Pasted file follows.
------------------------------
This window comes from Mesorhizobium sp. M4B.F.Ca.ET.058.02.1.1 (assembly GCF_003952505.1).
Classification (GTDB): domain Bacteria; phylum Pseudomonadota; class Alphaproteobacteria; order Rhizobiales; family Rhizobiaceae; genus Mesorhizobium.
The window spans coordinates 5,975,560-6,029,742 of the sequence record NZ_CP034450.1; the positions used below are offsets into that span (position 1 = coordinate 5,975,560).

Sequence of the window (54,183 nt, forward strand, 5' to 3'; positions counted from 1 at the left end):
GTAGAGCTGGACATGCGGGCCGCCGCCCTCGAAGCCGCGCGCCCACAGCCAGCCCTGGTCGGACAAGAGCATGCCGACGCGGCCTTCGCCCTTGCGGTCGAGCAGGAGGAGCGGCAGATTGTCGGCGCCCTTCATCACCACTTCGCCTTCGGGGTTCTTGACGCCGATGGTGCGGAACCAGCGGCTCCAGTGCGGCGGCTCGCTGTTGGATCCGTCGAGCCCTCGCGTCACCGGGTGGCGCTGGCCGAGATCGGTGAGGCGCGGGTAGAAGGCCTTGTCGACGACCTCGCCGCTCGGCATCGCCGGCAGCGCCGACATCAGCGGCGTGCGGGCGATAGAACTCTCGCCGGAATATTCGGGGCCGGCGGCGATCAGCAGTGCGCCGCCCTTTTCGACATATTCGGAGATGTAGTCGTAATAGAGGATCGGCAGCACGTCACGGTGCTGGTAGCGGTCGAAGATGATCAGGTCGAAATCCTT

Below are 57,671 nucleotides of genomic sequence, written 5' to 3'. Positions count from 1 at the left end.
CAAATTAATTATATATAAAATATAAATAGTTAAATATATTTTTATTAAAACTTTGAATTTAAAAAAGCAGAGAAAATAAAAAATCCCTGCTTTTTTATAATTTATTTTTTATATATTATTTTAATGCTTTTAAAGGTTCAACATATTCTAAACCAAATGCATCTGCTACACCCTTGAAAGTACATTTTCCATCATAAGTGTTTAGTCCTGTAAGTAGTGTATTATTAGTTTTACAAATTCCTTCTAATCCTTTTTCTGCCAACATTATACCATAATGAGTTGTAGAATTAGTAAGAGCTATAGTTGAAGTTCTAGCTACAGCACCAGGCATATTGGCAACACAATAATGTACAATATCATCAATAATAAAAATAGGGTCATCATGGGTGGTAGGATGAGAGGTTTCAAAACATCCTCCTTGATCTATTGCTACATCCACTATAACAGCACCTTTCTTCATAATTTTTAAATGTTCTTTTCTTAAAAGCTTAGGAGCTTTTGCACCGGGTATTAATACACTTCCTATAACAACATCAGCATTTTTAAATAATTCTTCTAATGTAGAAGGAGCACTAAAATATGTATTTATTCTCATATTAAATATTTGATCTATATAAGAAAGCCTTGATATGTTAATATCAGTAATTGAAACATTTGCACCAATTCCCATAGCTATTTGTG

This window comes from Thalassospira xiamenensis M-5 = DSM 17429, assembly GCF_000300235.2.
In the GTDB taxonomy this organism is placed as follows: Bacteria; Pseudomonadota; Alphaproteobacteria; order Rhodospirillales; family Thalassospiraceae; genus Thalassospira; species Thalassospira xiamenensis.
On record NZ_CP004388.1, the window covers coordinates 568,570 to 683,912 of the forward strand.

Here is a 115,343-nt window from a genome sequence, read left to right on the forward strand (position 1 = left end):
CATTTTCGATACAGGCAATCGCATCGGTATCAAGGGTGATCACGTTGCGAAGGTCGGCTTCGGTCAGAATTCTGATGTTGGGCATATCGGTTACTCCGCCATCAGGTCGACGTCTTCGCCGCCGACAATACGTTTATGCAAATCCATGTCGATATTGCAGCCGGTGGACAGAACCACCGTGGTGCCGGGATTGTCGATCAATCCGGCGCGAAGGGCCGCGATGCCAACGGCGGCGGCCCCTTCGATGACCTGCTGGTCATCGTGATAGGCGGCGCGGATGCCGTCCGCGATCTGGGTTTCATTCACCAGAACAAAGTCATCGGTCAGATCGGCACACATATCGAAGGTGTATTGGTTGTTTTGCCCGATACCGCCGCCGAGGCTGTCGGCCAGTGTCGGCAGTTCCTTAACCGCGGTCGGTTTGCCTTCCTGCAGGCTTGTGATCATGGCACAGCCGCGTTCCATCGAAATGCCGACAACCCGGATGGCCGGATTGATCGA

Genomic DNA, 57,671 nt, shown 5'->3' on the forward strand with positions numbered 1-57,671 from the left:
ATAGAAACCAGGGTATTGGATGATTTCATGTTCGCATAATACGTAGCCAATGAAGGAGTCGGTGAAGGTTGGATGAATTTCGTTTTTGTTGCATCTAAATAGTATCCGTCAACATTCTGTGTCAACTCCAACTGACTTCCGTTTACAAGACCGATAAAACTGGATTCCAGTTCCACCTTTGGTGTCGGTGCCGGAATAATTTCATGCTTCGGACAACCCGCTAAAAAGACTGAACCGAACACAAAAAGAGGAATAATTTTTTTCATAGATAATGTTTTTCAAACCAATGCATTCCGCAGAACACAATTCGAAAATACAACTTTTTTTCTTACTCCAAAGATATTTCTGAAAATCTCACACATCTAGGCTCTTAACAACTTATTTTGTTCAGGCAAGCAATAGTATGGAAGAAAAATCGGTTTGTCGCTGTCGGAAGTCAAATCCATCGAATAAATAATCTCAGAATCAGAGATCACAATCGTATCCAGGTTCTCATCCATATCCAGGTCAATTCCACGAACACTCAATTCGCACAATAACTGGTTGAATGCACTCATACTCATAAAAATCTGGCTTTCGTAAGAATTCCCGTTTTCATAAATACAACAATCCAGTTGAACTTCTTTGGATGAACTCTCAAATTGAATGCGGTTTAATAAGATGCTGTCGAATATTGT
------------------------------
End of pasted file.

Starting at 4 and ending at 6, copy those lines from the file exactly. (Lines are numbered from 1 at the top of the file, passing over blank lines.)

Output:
Sequence of the window (54,183 nt, forward strand, 5' to 3'; positions counted from 1 at the left end):
GTAGAGCTGGACATGCGGGCCGCCGCCCTCGAAGCCGCGCGCCCACAGCCAGCCCTGGTCGGACAAGAGCATGCCGACGCGGCCTTCGCCCTTGCGGTCGAGCAGGAGGAGCGGCAGATTGTCGGCGCCCTTCATCACCACTTCGCCTTCGGGGTTCTTGACGCCGATGGTGCGGAACCAGCGGCTCCAGTGCGGCGGCTCGCTGTTGGATCCGTCGAGCCCTCGCGTCACCGGGTGGCGCTGGCCGAGATCGGTGAGGCGCGGGTAGAAGGCCTTGTCGACGACCTCGCCGCTCGGCATCGCCGGCAGCGCCGACATCAGCGGCGTGCGGGCGATAGAACTCTCGCCGGAATATTCGGGGCCGGCGGCGATCAGCAGTGCGCCGCCCTTTTCGACATATTCGGAGATGTAGTCGTAATAGAGGATCGGCAGCACGTCACGGTGCTGGTAGCGGTCGAAGATGATCAGGTCGAAATCCTT

Below are 57,671 nucleotides of genomic sequence, written 5' to 3'. Positions count from 1 at the left end.